And folly in as ample measure meet,
As in the bosom of the slave he rules,
Should be a despot absolute, and boast
Himself the only freeman of his land?
When the editor commenced the preparation of the following narrative, he did not suppose it would reach the size of this volume. In order, however, to present all the facts which have been communicated to him, it has seemed necessary to extend it to its present length.
Many of the statements contained in the following pages are corroborated by abundant evidence – others rest entirely upon Solomon's assertion. That he has adhered strictly to the truth, the editor, at least, who has had an opportunity of detecting any contradiction or discrepancy in his statements, is well satisfied. He has invariably repeated the same story without deviating in the slightest particular, and has also carefully perused the manuscript, dictating an alteration wherever the most trivial inaccuracy has appeared.
It was Solomon's fortune, during his captivity, to be owned by several masters. The treatment he received while at the “Pine Woods” shows that among slaveholders there are men of humanity as well as of cruelty. Some of them are spoken of with emotions of gratitude – others in a spirit of bitterness. It is believed that the following account of his experience on Bayou Boeuf presents a correct picture of Slavery, in all its lights and shadows, as it now exists in that locality. Unbiased, as he conceives, by any prepossessions or prejudices, the only object of the editor has been to give a faithful history of Solomon Northup's life, as he received it from his lips.
In the accomplishment of that object, he trusts he has succeeded, notwithstanding the numerous faults of style and of expression it may be found to contain.
DAVID WILSON, WHITEHALL, N. Y., May, 1853.
Introductory—Ancestry—The Northup Family—Birth and Parentage—Mintus Northup—Marriage With Anne Hampton—Good Resolutions—Champlain Canal—Rafting Excursion to Canada—Farming—The Violin—Cooking—Removal to Saratoga—Parker and Perry—Slaves and Slavery—The Children—The Beginning of Sorrow
HAVING BEEN born a freeman, and for more than thirty years enjoyed the blessings of liberty in a free State – and having at the end of that time been kidnapped and sold into Slavery, where I remained, until happily rescued in the month of January, 1853, after a bondage of twelve years – it has been suggested that an account of my life and fortunes would not be uninteresting to the public.
Since my return to liberty, I have not failed to perceive the increasing interest throughout the Northern States, in regard to the subject of Slavery. Works of fiction, professing to portray its features in their more pleasing as well as more repugnant aspects, have been circulated to an extent unprecedented, and, as I understand, have created a fruitful topic of comment and discussion.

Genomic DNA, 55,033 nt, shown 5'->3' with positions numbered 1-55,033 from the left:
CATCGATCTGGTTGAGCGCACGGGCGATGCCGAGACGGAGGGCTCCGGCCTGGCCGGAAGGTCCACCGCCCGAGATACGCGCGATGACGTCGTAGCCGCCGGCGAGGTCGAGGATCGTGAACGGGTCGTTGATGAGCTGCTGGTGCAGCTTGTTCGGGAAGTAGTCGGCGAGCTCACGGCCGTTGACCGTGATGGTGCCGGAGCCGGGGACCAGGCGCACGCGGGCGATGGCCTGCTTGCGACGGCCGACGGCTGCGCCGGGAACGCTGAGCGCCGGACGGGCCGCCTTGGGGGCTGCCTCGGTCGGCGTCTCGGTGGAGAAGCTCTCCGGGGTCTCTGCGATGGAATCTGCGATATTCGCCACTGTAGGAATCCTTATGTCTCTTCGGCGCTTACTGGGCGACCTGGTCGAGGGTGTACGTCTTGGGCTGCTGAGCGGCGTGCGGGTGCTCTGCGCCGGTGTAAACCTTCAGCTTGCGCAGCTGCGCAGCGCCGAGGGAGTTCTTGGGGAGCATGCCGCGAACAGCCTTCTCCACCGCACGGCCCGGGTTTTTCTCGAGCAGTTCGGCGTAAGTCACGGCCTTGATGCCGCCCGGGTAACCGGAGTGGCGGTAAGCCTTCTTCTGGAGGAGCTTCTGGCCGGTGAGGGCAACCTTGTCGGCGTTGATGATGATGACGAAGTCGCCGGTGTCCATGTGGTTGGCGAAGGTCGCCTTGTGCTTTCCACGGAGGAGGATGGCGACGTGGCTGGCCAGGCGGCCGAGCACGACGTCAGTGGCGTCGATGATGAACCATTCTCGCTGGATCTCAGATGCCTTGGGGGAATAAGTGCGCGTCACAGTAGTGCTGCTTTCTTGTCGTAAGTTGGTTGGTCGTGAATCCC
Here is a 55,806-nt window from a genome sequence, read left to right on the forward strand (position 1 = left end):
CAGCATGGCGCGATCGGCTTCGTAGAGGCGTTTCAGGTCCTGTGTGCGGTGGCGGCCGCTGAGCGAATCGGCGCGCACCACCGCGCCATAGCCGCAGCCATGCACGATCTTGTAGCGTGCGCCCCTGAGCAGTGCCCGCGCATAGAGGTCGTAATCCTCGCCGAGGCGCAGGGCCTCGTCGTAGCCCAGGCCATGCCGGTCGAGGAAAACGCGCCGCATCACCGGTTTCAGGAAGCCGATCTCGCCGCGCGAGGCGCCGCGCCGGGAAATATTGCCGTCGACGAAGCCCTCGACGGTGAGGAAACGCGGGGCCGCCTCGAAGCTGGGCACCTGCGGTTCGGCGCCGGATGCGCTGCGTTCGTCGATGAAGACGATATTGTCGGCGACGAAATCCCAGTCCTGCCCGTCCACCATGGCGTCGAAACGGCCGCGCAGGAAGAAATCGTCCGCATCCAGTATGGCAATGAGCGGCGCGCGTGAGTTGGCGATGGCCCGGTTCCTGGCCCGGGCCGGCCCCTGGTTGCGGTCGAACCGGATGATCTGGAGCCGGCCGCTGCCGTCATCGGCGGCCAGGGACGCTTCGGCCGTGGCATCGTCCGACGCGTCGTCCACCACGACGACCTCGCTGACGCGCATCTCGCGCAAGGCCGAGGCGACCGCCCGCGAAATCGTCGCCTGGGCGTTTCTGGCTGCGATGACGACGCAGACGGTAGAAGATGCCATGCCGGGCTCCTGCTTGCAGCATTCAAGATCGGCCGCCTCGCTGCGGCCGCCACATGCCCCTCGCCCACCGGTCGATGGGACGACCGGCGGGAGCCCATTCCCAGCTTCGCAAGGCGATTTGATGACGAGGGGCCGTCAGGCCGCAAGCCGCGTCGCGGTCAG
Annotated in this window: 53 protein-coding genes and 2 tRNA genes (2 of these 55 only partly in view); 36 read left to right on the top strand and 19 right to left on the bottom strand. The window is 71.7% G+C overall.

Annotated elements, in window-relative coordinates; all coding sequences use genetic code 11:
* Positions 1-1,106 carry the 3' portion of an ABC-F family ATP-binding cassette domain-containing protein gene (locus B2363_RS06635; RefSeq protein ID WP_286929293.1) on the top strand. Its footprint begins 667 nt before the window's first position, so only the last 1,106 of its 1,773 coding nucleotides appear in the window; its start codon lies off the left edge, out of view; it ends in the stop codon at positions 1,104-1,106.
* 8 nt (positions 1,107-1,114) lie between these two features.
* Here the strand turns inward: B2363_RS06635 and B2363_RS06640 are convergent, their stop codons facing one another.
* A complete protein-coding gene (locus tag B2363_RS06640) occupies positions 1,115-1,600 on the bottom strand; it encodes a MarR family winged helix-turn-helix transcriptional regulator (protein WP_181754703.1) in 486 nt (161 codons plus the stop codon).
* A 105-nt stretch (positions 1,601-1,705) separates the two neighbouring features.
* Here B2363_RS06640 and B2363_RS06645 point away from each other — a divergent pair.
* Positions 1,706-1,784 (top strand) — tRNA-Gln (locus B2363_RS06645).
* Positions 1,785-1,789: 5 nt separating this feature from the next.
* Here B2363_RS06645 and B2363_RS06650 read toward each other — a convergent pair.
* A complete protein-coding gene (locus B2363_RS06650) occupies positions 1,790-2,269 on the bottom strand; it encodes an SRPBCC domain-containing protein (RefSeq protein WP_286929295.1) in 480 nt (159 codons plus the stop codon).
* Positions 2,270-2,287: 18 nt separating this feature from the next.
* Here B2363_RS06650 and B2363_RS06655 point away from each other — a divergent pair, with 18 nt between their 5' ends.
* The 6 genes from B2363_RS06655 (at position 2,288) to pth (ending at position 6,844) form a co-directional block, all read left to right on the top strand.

I can speak of Slavery only so far as it came under my own observation – only so far as I have known and experienced it in my own person. My object is, to give a candid and truthful statement of facts: to repeat the story of my life, without exaggeration, leaving it for others to determine, whether even the pages of fiction present a picture of more cruel wrong or a severer bondage.
As far back as I have been able to ascertain, my ancestors on the paternal side were slaves in Rhode Island. They belonged to a family by the name of Northup, one of whom, removing to the State of New-York, settled at Hoosic, in Rensselaer county. He brought with him Mintus Northup, my father. On the death of this gentleman, which must have occurred some fifty years ago, my father became free, having been emancipated by a direction in his will.
Henry B. Northup, Esq., of Sandy Hill, a distinguished counselor at law, and the man to whom, under Providence, I am indebted for my present liberty, and my return to the society of my wife and children, is a relative of the family in which my forefathers were thus held to service, and from which they took the name I bear. To this fact may be attributed the persevering interest he has taken in my behalf.
Sometime after my father's liberation, he removed to the town of Minerva, Essex county, N. Y., where I was born, in the month of July, 1808. How long he remained in the latter place I have not the means of definitely ascertaining. From thence he removed to Granville, Washington county, near a place known as Slyborough, where, for some